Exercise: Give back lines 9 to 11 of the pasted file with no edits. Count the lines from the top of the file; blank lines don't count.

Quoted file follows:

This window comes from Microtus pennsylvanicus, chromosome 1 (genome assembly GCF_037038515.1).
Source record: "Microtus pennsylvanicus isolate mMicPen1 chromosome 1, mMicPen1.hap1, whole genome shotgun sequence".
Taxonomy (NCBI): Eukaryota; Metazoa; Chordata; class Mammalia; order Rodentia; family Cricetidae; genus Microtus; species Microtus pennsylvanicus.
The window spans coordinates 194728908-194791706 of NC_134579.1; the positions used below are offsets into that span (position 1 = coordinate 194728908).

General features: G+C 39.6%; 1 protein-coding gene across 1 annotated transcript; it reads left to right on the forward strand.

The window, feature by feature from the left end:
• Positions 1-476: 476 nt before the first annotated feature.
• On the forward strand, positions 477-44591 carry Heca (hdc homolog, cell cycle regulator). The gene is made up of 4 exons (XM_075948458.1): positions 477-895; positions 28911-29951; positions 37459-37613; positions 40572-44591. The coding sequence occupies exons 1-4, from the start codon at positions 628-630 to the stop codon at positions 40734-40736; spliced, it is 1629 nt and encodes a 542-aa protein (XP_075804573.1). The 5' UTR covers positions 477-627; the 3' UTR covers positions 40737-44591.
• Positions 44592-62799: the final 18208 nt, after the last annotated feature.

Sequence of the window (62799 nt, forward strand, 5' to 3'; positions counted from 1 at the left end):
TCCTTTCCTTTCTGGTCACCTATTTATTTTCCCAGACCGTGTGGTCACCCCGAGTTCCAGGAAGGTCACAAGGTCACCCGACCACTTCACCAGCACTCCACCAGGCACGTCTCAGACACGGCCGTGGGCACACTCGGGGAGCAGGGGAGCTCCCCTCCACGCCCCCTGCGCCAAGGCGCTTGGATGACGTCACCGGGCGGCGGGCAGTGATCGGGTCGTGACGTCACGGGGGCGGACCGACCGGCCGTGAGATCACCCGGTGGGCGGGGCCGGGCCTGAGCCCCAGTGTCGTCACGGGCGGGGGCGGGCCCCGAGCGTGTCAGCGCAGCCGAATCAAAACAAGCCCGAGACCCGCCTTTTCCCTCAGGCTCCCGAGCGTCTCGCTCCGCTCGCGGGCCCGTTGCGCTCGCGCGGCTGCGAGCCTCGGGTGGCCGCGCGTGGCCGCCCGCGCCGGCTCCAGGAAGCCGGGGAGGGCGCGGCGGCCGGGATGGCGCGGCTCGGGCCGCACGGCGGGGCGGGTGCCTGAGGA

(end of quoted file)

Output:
• Positions 44592-62799: the final 18208 nt, after the last annotated feature.

Sequence of the window (62799 nt, forward strand, 5' to 3'; positions counted from 1 at the left end):
TCCTTTCCTTTCTGGTCACCTATTTATTTTCCCAGACCGTGTGGTCACCCCGAGTTCCAGGAAGGTCACAAGGTCACCCGACCACTTCACCAGCACTCCACCAGGCACGTCTCAGACACGGCCGTGGGCACACTCGGGGAGCAGGGGAGCTCCCCTCCACGCCCCCTGCGCCAAGGCGCTTGGATGACGTCACCGGGCGGCGGGCAGTGATCGGGTCGTGACGTCACGGGGGCGGACCGACCGGCCGTGAGATCACCCGGTGGGCGGGGCCGGGCCTGAGCCCCAGTGTCGTCACGGGCGGGGGCGGGCCCCGAGCGTGTCAGCGCAGCCGAATCAAAACAAGCCCGAGACCCGCCTTTTCCCTCAGGCTCCCGAGCGTCTCGCTCCGCTCGCGGGCCCGTTGCGCTCGCGCGGCTGCGAGCCTCGGGTGGCCGCGCGTGGCCGCCCGCGCCGGCTCCAGGAAGCCGGGGAGGGCGCGGCGGCCGGGATGGCGCGGCTCGGGCCGCACGGCGGGGCGGGTGCCTGAGGA